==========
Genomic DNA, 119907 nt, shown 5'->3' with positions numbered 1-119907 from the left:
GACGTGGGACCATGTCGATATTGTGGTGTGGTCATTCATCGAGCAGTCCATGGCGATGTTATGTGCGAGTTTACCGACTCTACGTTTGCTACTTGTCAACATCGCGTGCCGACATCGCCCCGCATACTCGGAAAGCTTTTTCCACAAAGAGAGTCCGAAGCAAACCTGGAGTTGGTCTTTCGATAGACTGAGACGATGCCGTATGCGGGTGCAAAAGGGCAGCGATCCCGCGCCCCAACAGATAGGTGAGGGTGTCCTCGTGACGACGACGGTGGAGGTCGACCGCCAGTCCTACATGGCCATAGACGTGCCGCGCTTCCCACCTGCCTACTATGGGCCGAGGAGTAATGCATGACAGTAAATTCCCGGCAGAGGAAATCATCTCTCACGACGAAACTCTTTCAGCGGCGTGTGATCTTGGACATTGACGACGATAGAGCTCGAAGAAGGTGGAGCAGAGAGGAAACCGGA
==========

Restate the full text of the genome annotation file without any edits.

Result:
Genomic DNA, 119907 nt, shown 5'->3' with positions numbered 1-119907 from the left:
GACGTGGGACCATGTCGATATTGTGGTGTGGTCATTCATCGAGCAGTCCATGGCGATGTTATGTGCGAGTTTACCGACTCTACGTTTGCTACTTGTCAACATCGCGTGCCGACATCGCCCCGCATACTCGGAAAGCTTTTTCCACAAAGAGAGTCCGAAGCAAACCTGGAGTTGGTCTTTCGATAGACTGAGACGATGCCGTATGCGGGTGCAAAAGGGCAGCGATCCCGCGCCCCAACAGATAGGTGAGGGTGTCCTCGTGACGACGACGGTGGAGGTCGACCGCCAGTCCTACATGGCCATAGACGTGCCGCGCTTCCCACCTGCCTACTATGGGCCGAGGAGTAATGCATGACAGTAAATTCCCGGCAGAGGAAATCATCTCTCACGACGAAACTCTTTCAGCGGCGTGTGATCTTGGACATTGACGACGATAGAGCTCGAAGAAGGTGGAGCAGAGAGGAAACCGGA